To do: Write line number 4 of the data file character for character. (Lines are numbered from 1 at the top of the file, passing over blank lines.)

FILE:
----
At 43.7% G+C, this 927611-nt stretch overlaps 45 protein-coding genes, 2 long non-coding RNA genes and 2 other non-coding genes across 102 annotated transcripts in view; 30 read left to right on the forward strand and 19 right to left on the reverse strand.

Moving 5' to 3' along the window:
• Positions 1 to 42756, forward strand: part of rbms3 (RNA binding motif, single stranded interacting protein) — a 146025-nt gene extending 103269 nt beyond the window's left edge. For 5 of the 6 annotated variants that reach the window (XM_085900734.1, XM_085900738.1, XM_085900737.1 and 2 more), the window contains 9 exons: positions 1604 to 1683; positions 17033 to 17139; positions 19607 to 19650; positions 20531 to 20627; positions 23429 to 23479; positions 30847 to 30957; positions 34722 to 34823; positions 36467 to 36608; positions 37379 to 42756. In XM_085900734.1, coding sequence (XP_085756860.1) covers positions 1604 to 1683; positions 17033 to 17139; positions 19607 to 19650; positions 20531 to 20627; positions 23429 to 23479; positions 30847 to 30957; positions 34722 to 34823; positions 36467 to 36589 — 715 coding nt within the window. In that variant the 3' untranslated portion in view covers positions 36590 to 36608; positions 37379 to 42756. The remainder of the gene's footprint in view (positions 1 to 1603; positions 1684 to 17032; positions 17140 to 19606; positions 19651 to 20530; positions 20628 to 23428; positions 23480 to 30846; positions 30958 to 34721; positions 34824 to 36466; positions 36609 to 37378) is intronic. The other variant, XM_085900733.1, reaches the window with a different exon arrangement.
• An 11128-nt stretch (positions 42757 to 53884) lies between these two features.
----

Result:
• An 11128-nt stretch (positions 42757 to 53884) lies between these two features.